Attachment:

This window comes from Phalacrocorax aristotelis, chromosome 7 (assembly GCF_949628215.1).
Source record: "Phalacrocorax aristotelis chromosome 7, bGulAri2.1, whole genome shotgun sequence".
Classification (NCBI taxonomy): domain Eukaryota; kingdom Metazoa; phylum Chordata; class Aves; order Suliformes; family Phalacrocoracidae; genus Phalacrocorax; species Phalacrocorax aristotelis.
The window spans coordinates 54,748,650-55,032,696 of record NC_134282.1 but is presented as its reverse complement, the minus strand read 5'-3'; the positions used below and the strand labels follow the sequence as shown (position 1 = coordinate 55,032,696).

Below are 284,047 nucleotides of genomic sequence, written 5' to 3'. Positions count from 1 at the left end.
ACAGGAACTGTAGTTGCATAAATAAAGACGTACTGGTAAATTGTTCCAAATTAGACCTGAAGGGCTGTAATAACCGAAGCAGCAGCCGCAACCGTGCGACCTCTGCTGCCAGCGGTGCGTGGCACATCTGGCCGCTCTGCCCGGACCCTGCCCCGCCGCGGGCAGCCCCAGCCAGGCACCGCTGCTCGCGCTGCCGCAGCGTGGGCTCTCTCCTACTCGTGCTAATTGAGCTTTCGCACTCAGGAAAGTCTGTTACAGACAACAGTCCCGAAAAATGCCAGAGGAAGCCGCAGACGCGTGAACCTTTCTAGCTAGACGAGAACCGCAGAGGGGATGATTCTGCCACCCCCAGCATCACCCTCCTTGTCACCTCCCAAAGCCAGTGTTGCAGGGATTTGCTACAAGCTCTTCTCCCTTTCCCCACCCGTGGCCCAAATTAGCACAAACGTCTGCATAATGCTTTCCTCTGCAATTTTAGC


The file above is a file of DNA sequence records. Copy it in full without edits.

This window comes from Phalacrocorax aristotelis, chromosome 7 (assembly GCF_949628215.1).
Source record: "Phalacrocorax aristotelis chromosome 7, bGulAri2.1, whole genome shotgun sequence".
Classification (NCBI taxonomy): domain Eukaryota; kingdom Metazoa; phylum Chordata; class Aves; order Suliformes; family Phalacrocoracidae; genus Phalacrocorax; species Phalacrocorax aristotelis.
The window spans coordinates 54,748,650-55,032,696 of record NC_134282.1 but is presented as its reverse complement, the minus strand read 5'-3'; the positions used below and the strand labels follow the sequence as shown (position 1 = coordinate 55,032,696).

Below are 284,047 nucleotides of genomic sequence, written 5' to 3'. Positions count from 1 at the left end.
ACAGGAACTGTAGTTGCATAAATAAAGACGTACTGGTAAATTGTTCCAAATTAGACCTGAAGGGCTGTAATAACCGAAGCAGCAGCCGCAACCGTGCGACCTCTGCTGCCAGCGGTGCGTGGCACATCTGGCCGCTCTGCCCGGACCCTGCCCCGCCGCGGGCAGCCCCAGCCAGGCACCGCTGCTCGCGCTGCCGCAGCGTGGGCTCTCTCCTACTCGTGCTAATTGAGCTTTCGCACTCAGGAAAGTCTGTTACAGACAACAGTCCCGAAAAATGCCAGAGGAAGCCGCAGACGCGTGAACCTTTCTAGCTAGACGAGAACCGCAGAGGGGATGATTCTGCCACCCCCAGCATCACCCTCCTTGTCACCTCCCAAAGCCAGTGTTGCAGGGATTTGCTACAAGCTCTTCTCCCTTTCCCCACCCGTGGCCCAAATTAGCACAAACGTCTGCATAATGCTTTCCTCTGCAATTTTAGC